Always a favourite: https://www.youtube.com/watch?v=u8qgehH3kEQ

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Re: This explains it

What, those amateurs...? Meh... behold proper pwnage: https://www.youtube.com/watch?v=p_6hxB1OK00

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TRT
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Re: This explains it

I was looking for a clip of Robocop's data spike.

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Trollface

Re: This explains it

As cool as that was, it can end in tears - remember how R2D2 and C3PO had to wander around looking for a compatible socket (that isn't just a power socket) after being booted out from the control room? Fingers might be slower, but all you need is a keyboard / terminal...

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TRT
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Re: This explains it

I've recently come to wonder if R2D2 got The Death Star pregnant.

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Facepalm

I'm just going to quote the paper - nuff sed

'The drive's contents is still accessible to anyone in possession of the default Master password... which is an empty string.'

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Anonymous Coward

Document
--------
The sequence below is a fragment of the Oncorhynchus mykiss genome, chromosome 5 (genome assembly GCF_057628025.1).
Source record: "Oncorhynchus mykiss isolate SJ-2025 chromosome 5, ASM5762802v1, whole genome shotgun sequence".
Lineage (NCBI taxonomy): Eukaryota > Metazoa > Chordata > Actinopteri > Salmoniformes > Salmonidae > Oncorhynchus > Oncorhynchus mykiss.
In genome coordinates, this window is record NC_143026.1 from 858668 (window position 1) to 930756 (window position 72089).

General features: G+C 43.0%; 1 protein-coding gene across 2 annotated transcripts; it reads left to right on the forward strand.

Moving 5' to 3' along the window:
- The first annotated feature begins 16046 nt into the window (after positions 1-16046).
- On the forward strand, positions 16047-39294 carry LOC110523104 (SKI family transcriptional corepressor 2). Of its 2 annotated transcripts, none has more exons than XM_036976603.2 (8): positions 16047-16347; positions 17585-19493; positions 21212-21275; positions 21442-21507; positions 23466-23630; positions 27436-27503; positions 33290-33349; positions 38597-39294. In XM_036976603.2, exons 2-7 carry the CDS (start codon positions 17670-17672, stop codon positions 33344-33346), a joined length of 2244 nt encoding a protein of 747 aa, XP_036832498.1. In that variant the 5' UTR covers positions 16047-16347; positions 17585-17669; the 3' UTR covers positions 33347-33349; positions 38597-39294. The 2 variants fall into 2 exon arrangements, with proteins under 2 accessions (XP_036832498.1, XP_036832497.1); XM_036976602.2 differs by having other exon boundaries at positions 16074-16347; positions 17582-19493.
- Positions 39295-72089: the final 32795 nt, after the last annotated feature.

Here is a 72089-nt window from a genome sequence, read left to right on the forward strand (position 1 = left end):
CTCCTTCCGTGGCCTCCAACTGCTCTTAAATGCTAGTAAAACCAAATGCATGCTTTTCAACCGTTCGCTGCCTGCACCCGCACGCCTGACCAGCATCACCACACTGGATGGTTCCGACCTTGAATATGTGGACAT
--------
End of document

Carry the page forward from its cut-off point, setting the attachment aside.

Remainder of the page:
Full Disk Encryption Not Good For SSD

Using full disk encryption on SSD can severely shorten the life expectancy of the SSD. This is because the full disk encryption causes the NANDs on the drive to change state every time they start up the drive. Where I work, they use full disk encryption on SSDs and they have to replace the SSD every 4 years or less. So, if you use full disk encryption on SSDs have a good back regime as you never know when it is going stop working.

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Meh

Re: Full Disk Encryption Not Good For SSD

an SSD-friendly encrypted file system would encrypt file names, path names, etc. from the index, but would not encrypt the block allocation, pointers, indexes, etc. so as to minimize the impact of encryption on re-writes. That way the data would still be encrypted, along with the names, but would not have to re-encrypt large parts of the file system because you changed something.